Turn Around in Australia
by Karen Eden
In January, 2002, David and Karen Eden attended the first basic seminar that
Dr Strasser gave in Melbourne, Australia. Soon afterwards they aquired MC....
We choose MC in Nov 2001 and picked him up in February 2002, just after the
seminar. The day we transported him home, we noticed he was dragging his rear
hooves through the sand in the arena he was being worked in. By the time we
got him on to the hard quartz ground, he was dragging them really badly. We
were very concerned with our new purchase, as we hadn't really noticed it when
we first looked at him.
We did our first trim and sent the photos to Jane Kempton, who was a student
Strasser Hoofcare Specialist at the time. His hind feet were too steep with
slight rotation of the coffin bone and an incorrectly applied mustang roll (
by the farrier). In the front feet he had contraction, wall flaring, pushed
up lateral cartilages, overlaid bars, unlevel walls and underslung heels!! He
was standing under himself and showing tension in his muscles. Overall horn
quality was poor, but not too bad. Jane said to get the trim as close to correct
as we could and see how the heel dragging went after that.
Within days, MC was not dragging his hind feet nearly as badly, and as our
trim improved over the next few months, the hoof dragging disappeared. Today
he still does not drag his feet, stands more square, has much less in the way
of underslung heels, and has only a small amount of decontraction to go, and
as the hoof grows out we only have very a small area of separation. His horn
quality is great, with functional hoof mechanism and things are looking bright.
The biggest change apart from the visual quality of his feet is in his ride.
He now has a much improved canter - before he had to be pushed up into a canter,
but now a slight squeeze does the trick, not to mention it is much smoother.
His backups left a lot ot be desired, now he backs up lightly and is able to
put the weight into the hindquarter for a really good yield for as many steps
as you ask. He also tends to be a lot hotter than he used to be!! He can be
ridden on the gravel roads and it is only the large rocky quartz that he says
'ouch' on. We used to avoid these trails when we had shod horses too.
So even though David and I have only had one basic course, an advanced course
with Todd Merrell ( which was a fantastic fun educational weekend) and done
one supervised trim with a CSHS, we have achieved oustanding results and are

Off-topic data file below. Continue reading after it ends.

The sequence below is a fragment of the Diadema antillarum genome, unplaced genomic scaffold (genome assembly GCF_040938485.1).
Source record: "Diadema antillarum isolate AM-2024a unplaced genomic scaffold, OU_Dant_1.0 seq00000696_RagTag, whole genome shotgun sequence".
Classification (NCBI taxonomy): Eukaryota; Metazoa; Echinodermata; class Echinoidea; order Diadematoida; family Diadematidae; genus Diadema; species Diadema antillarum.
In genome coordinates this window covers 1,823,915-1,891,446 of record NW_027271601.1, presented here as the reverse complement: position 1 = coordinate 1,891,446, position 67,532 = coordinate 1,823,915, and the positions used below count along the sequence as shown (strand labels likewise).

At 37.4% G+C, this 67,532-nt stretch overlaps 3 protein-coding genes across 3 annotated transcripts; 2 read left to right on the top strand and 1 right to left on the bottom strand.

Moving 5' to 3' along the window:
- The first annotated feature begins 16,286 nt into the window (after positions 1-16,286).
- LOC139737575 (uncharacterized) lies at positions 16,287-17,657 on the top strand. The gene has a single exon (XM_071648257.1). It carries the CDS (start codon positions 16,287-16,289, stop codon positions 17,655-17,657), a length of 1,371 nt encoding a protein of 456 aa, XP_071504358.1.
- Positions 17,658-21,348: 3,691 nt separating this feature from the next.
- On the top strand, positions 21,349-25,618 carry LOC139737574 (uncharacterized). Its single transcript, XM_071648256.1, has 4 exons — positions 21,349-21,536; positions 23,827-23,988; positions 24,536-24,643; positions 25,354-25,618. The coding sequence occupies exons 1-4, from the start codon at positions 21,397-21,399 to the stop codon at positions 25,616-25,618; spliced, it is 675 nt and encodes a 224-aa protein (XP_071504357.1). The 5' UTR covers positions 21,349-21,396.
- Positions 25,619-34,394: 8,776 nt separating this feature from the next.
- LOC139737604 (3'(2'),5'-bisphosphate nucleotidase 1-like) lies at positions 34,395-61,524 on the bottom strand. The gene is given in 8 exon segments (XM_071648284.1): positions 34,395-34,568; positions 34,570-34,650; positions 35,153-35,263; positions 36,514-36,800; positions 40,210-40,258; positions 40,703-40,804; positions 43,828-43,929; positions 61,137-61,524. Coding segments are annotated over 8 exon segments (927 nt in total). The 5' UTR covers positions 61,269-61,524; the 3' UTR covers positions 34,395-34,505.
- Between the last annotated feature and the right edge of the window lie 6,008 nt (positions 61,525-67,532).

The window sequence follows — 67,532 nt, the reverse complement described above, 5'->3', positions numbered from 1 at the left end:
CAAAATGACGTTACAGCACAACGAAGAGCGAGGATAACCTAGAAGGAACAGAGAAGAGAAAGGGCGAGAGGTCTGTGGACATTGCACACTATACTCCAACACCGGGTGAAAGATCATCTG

a short way from having a horse that no longer has pathological feet. We have
repaired most of the damage done by a "qualified farrier" and considering
this horse used to be owned by a vet ( who told us she knew what hooves should
look like and his were fine!) we do thank Dr Strasser and all the dedicated
team of CSHS she has, especially Jane and Todd. Although we still have so much
to learn, and could make improvements to our trim still, we are getting wonderful
results with Dr Strasser's trim.
Karen Eden Karen.email@example.com
(December 13, 2002)
Note: Photos are provided for reference and educational purposes only, and are not meant to indicate guidelines for trimming. Every horse should be trimmed as an individual. Opinions vary as to what constitutes "correct" but keep in mind - there are NO PERFECT FEET, not even in the wild. Owners are cautioned to seek professional help for the trimming of their own horse's feet. Owner trimming of pathological feet is not advised. Photos may not be reproduced, copied, or distributed in any way.
©2006 by The Horse's Hoof. All rights reserved. No part of these publications may be reproduced by any means whatsoever without the written permission of the publisher and/or authors. The information contained within these articles is intended for educational purposes only, and not for diagnosing or medicinally prescribing in any way. Readers are cautioned to seek expert advice from a qualified health professional before pursuing any form of treatment on their animals. Opinions expressed herein are those of the authors and do not necessarily reflect those of the publisher.
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